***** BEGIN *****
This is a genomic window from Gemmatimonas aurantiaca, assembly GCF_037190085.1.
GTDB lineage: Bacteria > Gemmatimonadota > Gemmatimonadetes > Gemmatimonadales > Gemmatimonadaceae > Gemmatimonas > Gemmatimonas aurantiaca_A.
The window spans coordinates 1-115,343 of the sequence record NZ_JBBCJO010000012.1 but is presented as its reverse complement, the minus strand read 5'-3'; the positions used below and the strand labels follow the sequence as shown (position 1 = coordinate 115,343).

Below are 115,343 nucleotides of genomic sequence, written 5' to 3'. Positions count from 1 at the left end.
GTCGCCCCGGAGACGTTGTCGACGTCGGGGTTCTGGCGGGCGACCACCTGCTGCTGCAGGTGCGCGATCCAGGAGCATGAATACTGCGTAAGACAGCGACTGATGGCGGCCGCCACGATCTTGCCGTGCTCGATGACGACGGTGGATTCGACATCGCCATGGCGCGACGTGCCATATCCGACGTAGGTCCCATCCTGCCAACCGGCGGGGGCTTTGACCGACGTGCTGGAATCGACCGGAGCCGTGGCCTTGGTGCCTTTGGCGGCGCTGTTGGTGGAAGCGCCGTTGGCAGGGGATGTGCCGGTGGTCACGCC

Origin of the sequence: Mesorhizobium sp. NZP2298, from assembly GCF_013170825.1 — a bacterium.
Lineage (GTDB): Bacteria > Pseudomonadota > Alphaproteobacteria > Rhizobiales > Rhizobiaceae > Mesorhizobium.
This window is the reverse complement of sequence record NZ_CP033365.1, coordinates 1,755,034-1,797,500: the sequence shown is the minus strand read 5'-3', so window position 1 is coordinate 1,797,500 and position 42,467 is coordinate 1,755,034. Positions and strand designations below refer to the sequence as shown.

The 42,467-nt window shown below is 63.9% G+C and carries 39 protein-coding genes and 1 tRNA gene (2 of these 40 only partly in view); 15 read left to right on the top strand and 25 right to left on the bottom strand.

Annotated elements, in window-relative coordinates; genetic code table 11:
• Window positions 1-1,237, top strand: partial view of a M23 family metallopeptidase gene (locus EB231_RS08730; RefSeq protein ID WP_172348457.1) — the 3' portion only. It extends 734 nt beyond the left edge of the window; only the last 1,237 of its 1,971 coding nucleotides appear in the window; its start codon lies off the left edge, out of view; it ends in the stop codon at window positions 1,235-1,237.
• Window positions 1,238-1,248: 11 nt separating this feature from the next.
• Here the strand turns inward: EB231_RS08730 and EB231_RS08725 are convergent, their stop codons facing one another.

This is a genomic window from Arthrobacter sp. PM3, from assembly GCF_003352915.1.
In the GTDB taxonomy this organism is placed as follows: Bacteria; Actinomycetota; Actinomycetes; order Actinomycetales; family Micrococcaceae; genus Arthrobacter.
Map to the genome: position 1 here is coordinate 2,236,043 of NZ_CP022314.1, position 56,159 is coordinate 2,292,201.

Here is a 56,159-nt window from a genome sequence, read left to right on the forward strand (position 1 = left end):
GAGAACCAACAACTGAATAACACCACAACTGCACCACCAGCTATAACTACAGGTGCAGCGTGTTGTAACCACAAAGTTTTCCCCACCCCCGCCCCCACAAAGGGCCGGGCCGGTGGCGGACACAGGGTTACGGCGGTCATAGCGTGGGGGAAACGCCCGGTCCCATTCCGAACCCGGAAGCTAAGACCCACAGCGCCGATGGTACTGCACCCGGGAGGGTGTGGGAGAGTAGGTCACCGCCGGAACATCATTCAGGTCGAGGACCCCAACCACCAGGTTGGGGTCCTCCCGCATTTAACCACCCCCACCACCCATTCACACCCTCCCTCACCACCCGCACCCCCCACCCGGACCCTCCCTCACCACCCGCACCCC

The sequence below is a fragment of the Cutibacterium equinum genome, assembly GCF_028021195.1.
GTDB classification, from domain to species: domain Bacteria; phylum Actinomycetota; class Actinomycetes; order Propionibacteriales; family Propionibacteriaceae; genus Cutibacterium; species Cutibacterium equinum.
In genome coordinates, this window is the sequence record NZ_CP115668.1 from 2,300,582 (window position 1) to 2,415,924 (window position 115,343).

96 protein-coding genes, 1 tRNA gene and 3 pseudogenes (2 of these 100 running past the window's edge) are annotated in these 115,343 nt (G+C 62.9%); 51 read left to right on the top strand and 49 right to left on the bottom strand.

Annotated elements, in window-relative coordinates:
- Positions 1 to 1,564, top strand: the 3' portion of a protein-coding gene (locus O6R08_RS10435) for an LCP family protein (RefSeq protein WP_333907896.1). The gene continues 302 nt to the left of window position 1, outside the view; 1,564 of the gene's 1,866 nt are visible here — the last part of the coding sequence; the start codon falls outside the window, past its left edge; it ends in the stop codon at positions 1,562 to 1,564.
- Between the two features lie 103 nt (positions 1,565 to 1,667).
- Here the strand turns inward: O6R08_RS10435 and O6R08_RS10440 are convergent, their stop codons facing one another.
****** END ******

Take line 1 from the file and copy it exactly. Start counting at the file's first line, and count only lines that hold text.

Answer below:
This is a genomic window from Gemmatimonas aurantiaca, assembly GCF_037190085.1.